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Penticton’s Skaha supportive housing project still in development limbo

Council did not grant full approval to the requested development permit despite BC Housing’s request
BC Housing is waiting on approval for a development permit to begin building a 54-unit facility at 3240 Skaha Lake Road. (City of Penticton / BC Housing)

The supportive housing development on Skaha Lake Road is still in development limbo after Penticton council heard from BC Housing on Tuesday, Aug. 17.

BC Housing’s director of development for the Interior, John Brendan McEown, attended virtually to speak to the letter he had sent to council, after BC Housing’s request for a development permit was stalled at the July 20 council meeting.

That meeting ended with council adding a stipulation that the permit be granted subject to an agreement being reached between BC Housing and the city to ensure future operations of the site are satisfactory.

READ MORE: Penticton’s request over Skaha housing project denied by BC Housing

Coun. Julius Bloomfield at that meeting and again on Aug. 17, proposed that agreement being in the form of a ‘performance bond’ that BC Housing would be required to pay into.

“When BC Housing bought the land at Skaha, they didn’t tell the city. Every move made by BC Housing is made without consultation with the city,” said Bloomfield. “Everyone wants this project and I have faith in who is going to run it but we need a housing agreement or performance bond.”

McEown spoke to how, in his experience and research, BC Housing had not found any development that used a ‘performance bond’ as was suggested by Bloomfield.

All members of council reiterated the need for the recovery beds that the supportive housing would offer, and their support for the project, as well as their caution following previous dealings with BC Housing.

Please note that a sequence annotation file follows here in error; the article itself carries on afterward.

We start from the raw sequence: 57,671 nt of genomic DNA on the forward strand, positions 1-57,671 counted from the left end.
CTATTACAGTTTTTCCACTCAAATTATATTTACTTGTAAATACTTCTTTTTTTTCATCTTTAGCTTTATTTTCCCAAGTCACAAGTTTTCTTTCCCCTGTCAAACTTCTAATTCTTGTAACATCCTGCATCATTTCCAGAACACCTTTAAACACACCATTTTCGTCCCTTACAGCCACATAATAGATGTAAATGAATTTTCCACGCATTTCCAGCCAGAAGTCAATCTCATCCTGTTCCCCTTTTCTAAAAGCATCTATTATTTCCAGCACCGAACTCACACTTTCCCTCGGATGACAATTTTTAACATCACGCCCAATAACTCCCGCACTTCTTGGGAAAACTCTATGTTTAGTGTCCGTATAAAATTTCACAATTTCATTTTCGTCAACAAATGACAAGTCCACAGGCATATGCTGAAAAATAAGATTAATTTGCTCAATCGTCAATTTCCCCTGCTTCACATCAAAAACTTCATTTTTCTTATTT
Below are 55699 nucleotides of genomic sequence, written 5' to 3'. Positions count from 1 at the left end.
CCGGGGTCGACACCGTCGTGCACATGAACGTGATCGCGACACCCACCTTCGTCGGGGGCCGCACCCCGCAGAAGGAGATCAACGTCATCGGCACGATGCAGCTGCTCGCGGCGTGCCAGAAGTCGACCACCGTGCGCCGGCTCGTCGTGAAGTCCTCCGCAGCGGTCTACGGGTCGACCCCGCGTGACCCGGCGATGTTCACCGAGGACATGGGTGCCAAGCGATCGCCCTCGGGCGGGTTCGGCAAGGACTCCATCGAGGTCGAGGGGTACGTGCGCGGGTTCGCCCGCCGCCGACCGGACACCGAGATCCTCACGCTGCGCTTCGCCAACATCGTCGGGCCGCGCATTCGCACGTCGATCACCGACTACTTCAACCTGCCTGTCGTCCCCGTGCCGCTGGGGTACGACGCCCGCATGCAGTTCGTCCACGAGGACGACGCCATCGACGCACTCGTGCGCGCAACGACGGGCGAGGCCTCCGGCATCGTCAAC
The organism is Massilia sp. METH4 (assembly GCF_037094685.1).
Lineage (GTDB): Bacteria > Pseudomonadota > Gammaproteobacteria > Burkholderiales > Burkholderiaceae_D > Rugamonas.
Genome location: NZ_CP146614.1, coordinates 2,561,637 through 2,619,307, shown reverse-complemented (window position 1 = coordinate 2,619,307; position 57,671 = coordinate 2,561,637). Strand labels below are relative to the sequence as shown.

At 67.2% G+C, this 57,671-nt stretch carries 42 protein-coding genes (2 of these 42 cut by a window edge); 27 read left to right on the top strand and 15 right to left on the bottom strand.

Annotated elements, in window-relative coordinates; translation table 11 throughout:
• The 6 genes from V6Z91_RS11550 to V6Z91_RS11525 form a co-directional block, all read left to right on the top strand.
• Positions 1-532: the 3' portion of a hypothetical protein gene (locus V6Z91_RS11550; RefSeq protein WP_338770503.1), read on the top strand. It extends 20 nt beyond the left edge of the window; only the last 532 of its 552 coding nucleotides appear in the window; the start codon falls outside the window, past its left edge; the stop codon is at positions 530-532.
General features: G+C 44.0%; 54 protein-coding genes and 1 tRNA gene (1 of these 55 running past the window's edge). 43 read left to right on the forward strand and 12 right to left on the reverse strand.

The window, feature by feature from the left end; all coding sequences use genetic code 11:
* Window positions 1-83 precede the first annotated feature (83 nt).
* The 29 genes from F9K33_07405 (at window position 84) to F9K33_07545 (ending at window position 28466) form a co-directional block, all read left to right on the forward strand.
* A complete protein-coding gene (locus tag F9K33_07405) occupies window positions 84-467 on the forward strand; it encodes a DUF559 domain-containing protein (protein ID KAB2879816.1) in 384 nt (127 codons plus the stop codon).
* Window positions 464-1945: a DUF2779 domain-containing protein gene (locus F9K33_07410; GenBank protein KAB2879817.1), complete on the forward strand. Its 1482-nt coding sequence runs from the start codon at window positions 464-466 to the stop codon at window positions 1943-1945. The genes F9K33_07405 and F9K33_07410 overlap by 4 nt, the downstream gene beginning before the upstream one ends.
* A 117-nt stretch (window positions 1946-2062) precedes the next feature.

“BC Housing is one of the largest developers in Penticton. We want to do what is best for Penticton, not the developer. In the past we took BC Housing’s word and once bitten, twice shy,” said mayor John Vassilaki. “We can’t afford to take that chance again.”

McEown proposed either updating the city and BC Housing’s current Memorandum of Understanding, or implementing a housing agreement, as possible ways forward to assure both council and the community that all of the necessary supports and operation for the facility are done properly.

The letter from BC Housing was received by council without releasing the development permit, with negotiations to continue between BC Housing and the city ahead of a future agreement and approval of the permit.

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Brennan Phillips

About the Author: Brennan Phillips

Brennan was raised in the Okanagan and is thankful every day that he gets to live and work in one of the most beautiful places in Canada.
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